29 July 2011
'Kinetic Engineering'New York. Day off.
I saw a man this morning wearing a t-shirt adorned with the legend 'Fake Love Is Not Nice', a sentiment that I can only assume scans more comfortably in its native language. We’ve had a few days off prior to the final fling in Moncton and I have enjoyed being able to start to wind-down gradually. New York has been hot but comfortably so after the excesses of last week. I’ve filled the time with social activity along with some art jaunts. There’s a really wonderful show at MOMA called 'Talk to Me', about how we interact with objects, specifically the gadgets and gizmos of the modern world. With over a hundred exhibits there’s enough in there to fascinate for hours.
I had lunch with Chuck Hoberman, the brains behind the ‘kinetic engineering’ of the incredible expanding U2360 video screen. It’s over four years ago that we started talking about this idea of making a giant, transforming LED screen so I welcomed the post-match debrief now that all the blue-sky thinking has become a piece of history. He was asking what will happen to the screen once the tour is done and in truth I don’t think anybody really knows yet. At the end of a big rock tour with any band, it’s impossible to just throw away all the expensive staging, props and toys from the show. At the same time, in all honesty, there’s no real further use for most items of this nature, so what usually happens is that they’re put into warehouses where storage fees are paid on them for about ten years… and then they get thrown away. Perhaps it’s just part of the psychology of how tours end.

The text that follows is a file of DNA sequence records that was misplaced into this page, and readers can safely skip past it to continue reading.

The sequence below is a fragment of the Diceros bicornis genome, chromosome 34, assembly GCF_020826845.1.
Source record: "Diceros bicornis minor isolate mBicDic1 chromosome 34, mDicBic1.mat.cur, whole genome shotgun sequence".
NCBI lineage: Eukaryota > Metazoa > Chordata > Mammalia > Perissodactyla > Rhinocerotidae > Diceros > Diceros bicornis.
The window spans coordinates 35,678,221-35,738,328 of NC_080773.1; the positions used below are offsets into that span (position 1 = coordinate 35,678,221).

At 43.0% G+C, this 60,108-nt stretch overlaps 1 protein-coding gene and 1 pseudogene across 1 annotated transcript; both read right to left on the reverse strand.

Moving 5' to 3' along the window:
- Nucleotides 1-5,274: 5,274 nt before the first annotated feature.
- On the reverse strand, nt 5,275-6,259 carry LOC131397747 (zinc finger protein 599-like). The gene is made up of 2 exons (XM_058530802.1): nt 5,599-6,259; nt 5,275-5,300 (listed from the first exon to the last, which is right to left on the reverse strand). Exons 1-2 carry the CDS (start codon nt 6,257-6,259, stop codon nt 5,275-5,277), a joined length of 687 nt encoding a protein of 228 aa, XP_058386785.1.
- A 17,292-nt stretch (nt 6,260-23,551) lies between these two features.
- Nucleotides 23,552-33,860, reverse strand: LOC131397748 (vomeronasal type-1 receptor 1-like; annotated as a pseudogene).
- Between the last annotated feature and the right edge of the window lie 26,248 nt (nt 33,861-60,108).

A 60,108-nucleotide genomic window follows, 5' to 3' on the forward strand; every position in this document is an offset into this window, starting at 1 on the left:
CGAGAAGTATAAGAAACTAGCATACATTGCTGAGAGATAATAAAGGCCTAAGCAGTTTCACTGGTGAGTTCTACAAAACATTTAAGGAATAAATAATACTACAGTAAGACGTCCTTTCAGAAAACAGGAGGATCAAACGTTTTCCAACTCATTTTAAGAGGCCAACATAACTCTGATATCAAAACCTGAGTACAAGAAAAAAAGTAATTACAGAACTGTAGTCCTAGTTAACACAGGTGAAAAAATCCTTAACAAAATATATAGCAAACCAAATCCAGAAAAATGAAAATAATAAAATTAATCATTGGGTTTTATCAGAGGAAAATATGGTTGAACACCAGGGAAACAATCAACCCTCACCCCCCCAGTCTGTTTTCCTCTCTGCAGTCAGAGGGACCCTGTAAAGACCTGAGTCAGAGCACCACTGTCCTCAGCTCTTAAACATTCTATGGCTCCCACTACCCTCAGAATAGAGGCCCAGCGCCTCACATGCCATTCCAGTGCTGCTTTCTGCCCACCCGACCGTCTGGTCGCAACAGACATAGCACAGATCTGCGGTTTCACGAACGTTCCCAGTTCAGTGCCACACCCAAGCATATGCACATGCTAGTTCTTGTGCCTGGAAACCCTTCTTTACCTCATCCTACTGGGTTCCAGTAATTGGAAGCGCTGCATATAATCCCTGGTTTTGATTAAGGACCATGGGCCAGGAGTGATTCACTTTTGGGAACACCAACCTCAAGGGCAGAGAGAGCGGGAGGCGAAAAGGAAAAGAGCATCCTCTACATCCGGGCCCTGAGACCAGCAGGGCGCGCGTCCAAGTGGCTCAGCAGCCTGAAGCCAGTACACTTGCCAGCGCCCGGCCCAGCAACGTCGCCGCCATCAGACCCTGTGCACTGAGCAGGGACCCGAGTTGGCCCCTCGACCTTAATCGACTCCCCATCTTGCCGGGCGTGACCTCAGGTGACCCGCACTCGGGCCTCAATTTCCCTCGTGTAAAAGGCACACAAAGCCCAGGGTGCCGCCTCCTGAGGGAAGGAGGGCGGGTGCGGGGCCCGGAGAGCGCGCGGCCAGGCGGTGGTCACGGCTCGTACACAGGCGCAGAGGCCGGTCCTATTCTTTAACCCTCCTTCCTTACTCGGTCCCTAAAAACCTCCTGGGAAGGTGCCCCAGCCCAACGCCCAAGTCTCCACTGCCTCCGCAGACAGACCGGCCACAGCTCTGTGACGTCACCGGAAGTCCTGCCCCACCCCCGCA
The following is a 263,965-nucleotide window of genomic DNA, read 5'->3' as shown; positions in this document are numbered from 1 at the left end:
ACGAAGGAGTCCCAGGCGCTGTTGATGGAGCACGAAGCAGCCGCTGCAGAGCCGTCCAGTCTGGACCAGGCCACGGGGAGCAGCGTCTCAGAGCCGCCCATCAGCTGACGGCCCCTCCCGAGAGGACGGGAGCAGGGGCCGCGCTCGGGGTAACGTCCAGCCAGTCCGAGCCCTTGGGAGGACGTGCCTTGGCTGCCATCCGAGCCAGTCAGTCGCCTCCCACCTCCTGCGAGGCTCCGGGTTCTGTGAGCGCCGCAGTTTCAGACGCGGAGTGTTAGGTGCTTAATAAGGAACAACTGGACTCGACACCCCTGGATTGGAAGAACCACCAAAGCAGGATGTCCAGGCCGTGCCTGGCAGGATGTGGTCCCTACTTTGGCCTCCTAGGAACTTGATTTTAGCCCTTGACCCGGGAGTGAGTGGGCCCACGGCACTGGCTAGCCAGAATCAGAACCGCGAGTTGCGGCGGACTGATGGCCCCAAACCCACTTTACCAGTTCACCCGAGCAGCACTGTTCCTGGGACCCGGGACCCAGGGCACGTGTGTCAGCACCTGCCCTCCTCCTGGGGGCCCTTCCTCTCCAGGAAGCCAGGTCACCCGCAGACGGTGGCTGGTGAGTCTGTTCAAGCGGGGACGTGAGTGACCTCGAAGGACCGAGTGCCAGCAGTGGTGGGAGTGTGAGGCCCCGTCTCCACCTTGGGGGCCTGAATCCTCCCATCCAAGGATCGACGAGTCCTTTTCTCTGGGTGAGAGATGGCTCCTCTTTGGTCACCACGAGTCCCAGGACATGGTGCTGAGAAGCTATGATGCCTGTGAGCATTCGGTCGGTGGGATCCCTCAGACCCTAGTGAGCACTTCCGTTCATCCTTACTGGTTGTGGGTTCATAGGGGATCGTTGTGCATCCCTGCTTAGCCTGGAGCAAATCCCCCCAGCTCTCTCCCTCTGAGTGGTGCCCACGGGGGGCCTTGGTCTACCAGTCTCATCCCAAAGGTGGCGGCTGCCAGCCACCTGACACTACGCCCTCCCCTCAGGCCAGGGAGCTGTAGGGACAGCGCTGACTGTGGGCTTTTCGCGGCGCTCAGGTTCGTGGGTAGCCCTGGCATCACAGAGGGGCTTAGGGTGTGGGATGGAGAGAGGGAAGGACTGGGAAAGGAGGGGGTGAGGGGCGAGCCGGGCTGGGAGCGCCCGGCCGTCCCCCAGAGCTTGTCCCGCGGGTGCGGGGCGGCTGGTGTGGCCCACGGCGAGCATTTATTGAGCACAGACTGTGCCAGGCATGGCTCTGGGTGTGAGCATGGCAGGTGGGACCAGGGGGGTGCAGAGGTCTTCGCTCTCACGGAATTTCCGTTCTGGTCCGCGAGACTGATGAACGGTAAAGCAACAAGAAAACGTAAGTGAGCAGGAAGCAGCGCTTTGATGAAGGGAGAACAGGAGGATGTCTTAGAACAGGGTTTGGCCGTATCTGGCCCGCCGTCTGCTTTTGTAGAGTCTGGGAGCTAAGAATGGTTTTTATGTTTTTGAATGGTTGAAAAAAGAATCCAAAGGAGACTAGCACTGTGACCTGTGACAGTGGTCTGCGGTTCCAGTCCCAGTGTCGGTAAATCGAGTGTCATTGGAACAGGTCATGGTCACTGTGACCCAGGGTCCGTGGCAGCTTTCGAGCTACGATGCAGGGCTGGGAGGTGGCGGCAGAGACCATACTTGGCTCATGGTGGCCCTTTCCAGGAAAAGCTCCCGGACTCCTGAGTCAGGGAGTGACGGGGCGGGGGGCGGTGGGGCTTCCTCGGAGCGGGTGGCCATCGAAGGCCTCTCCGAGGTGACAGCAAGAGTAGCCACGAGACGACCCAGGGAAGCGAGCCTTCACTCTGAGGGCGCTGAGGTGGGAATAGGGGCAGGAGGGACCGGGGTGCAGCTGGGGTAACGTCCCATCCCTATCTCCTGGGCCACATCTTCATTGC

Dinner with some of the tour’s lighting suppliers for further a very pleasant evening of thank yous and further debrief. That’s very much the mood of the camp in these final days of 360.